When you encounter difficulties, the feelings and stories that arise in reaction are just that, feelings and stories. They are whirlwinds of confusion, based not in what is happening now but in deeply held beliefs about you and your relationship to the world. Let them swirl — leaves in the wind. Sometimes you fall back into them and lose touch with the present, but a moment of recognition always comes. Right then, come back to your body, come back to your breath, and rest. The confusion, the stories and the feelings are still there. They continue to swirl, but you are not lost in them.

Just rest. Do not try to control your feelings. Open to all the stories and feelings as much as you can without being consumed by them. You will experience shock, disorientation, anger and self-blaming — reactive mechanisms that protect you from the full impact of what has happened. Sit patiently and let your system sort itself out.

As you rest in the confusion, bit by bit, you separate your confusion from the challenge you are facing. Still the impulse is to oppose. Ask yourself, “What am I opposing?” Then, “Do I need to oppose this?” And, finally, “Is opposing called for at all?”

When you no longer oppose what is happening in you, you are able to rest and see more clearly. What do you see? Look in the resting. Rest in the looking. In doing this, you are mixing awareness with what you experience and what you experience with awareness. Keep coming back to the clarity without losing the stability. Keep coming back to the stability without losing the clarity.

Learn to trust that clarity. Over time it enables you to act without relying on conceptual thinking or strategizing.

– In “Reflections on Silver River: Tokme Zongpo’s Thirty Seven Practices of a Bodhisattva” by Ken McLeod

May this inspire you to rest in your confusion and find the clarity to act with freedom rather than reacting from your stories.

Gassho!

Experience in Meditation

What arises in this moment?
“Joy”?
“Agony”?
“Nostalgia”?

Can you openly be present to it?
Whatever it may be?
So many butterflies
And moths, flitting about…

Don’t react. Just feel–fully.
Just anger.
Just lust.
Just sadness.

No narrative yarns following these swarms.
Breathe in.
Breathe out.
No attachment.

Buddha-9897


May this inspire you to meditate.

Gassho!

Nothing to Do…

If, if, if…
A set of checkboxes
Mark them all, and…
Get happiness?
Even a spiritual path–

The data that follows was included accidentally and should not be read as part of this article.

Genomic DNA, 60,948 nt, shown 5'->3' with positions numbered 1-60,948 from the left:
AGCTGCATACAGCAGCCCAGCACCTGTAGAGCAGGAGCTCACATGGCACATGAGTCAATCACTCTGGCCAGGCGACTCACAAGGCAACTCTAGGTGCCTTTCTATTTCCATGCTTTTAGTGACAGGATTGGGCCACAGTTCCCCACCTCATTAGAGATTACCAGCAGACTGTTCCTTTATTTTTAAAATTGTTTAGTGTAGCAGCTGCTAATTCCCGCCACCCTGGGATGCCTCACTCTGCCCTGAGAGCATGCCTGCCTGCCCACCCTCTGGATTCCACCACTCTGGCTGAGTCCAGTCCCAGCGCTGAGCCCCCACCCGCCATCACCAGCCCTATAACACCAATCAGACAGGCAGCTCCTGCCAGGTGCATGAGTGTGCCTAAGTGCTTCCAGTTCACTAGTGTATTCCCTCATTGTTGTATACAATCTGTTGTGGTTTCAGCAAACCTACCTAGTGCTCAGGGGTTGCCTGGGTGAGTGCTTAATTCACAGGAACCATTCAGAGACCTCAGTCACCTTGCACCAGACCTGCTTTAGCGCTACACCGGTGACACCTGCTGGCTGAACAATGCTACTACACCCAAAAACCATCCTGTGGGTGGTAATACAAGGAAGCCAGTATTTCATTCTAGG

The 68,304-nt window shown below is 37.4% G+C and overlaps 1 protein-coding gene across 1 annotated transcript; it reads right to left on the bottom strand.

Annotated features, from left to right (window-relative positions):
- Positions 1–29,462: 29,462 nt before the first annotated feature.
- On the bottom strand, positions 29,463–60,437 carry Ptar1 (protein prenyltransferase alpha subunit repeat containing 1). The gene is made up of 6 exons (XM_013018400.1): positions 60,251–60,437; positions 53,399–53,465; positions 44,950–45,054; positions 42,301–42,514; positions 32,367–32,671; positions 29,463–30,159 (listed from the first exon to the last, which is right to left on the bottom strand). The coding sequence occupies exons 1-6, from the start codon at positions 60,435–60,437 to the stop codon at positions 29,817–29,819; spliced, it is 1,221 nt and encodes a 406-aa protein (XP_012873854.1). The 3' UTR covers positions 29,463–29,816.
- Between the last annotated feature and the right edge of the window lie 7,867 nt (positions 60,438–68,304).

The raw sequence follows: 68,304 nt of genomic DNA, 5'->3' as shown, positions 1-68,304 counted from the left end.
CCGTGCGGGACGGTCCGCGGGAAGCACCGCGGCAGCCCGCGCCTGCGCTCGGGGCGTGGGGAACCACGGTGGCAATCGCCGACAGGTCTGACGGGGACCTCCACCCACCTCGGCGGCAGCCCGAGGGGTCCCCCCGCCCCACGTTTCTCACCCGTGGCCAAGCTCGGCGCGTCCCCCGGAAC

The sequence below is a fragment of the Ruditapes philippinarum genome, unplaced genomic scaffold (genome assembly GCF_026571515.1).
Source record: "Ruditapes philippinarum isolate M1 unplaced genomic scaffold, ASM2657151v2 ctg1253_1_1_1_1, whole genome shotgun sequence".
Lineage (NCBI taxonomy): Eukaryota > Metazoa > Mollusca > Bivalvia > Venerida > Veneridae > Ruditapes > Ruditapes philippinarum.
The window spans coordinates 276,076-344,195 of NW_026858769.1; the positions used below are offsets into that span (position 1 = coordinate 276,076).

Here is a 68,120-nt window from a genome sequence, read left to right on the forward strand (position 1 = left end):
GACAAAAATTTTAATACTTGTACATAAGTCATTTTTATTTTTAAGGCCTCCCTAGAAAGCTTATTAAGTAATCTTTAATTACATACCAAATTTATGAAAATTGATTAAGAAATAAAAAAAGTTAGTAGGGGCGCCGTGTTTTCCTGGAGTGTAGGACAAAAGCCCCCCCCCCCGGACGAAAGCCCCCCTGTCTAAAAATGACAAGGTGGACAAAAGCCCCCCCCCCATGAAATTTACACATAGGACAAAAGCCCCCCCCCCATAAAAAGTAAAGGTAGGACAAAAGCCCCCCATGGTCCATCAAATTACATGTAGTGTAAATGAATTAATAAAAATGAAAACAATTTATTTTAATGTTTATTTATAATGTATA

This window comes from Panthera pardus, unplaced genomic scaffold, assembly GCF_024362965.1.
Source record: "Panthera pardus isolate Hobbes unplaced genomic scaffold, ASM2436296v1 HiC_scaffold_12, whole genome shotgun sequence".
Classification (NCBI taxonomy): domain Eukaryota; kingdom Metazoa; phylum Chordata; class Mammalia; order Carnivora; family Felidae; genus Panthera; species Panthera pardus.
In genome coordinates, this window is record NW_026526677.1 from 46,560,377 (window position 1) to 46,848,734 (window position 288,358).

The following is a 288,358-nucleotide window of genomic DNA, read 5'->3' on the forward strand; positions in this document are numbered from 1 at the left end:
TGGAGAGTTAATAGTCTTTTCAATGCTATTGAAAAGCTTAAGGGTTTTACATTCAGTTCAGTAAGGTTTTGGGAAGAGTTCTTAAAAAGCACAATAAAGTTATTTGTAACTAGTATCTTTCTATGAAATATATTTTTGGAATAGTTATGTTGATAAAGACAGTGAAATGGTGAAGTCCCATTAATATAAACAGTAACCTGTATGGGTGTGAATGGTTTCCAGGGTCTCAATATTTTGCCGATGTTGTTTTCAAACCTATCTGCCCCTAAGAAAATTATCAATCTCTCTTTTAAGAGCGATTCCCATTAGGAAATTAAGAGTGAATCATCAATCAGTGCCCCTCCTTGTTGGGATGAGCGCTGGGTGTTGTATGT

A pursuit of spiritual materialism
An accumulation of ego
The doing of an “I”
“My attainment”
A misperception
Of Truth
“I” am not solid–an illusion
The word, a placeholder,
A Transcendental Unity of Apperception
My “Higher Self”?
Not like anything conventionally conceived:
The ebb and flow of everything
Not separate from it-
A divine chaos–unfolding
The beautiful, empty, mysterious Tao
Emerging-abiding sway of all difference
The path: There’s nothing to “do”
Nowhere to “go”
Enlightenment is here: in this moment
Nirvana in samsara
Just live: realize this one step.

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Inspired by a wonderful meditation this morning and all the wise things I regularly read: in this case, I’ve been particularly moved by Dainin Katagiri’s You Have to Say Something. This passage clarifies some of the final lines:

So, how can we practice zazen as an end in itself? All you have to do is take a step. Just one step. Strictly speaking, there is just one thing we have to face, and nothing else. If you believe there is something else besides this one thing, this is not pure practice. Just take one step in this moment with wholeheartedness. Intellectually, we think about the past and the future, but if we take one step, this shore and the other shore are now. Taking one step already includes all other steps. It includes this shore and the other shore. This one step is zazen.

I’ve also been amazed by a recent find of Loy Ching-Yuen’s The Book of the Heart: Embracing Tao. I would put it up alongside the Tao Te Ching and the Dhammapada; it’s a beautiful intertwining of Taoism and Buddhism written by a true master from about a century ago. I plan on writing about several passages in the future. For now, enjoy these selections from the sections On Tao:

3. Life is a dream,
the years pass by like flowing waters.
Glamour and glory are transient as autumn and smoke;
what tragedy–for with the sun set deeply in the west,
still there are those
lost among paths of disillusionment.

Our heart should be clear as ice.
Forget all the worldly nonsense.
Sit calmly, breathe quietly, heart bright and spotless as an empty mirror.
This is the path to the Buddha’s table.

5. What labor we expend sorting out our mundane chores year after year.
But doing them without regret or tears,
without resistance,
that’s the real secret of wu wei
like the mountain stream that flows unceasingly:
Elsewise, all we do goes for nought.

We can hold back neither the coming of the flowers
nor the downward rush of the stream;
sooner or later, everything comes to its fruition.
The rhythms are called by the Great Mother,
the Heavenly Father.
All the rest is but a dream;
We need not disturb our sleeping.

To see his brilliant fusion of Buddhism and Taosim better, compare this quote with my analysis of wu wei here and my analysis of the famous lines about flowers falling in Dōgen’s Genjōkōan here.
Finally, my words here make subtle references to Chögyam Trungpa, Immanuel Kant, Martin Heidegger, and Gilles Deleuze, and this meditation and wordplay would never have come to be if I hadn’t recently read the Dalai Lama’s How to See Yourself as You Really Are, all of which (these myriad sources!) I highly recommend to anyone willing to begin a spiritual path with heart.


May this inspire your own investigations and journeys along the path, fellow wanderers. May you find ideas to play with and solace in the beautiful words of all these masters who have brought these insights into my life.

Gassho!

Open, Bare Gratitude

Gratitude for all–whatever arises. It’s beautiful yet nearly impossible to cultivate. It takes a radical acceptance, an embrace of the world as it is. We’re far more likely to get caught up in our minds–in our interpretations, in how we think things should be.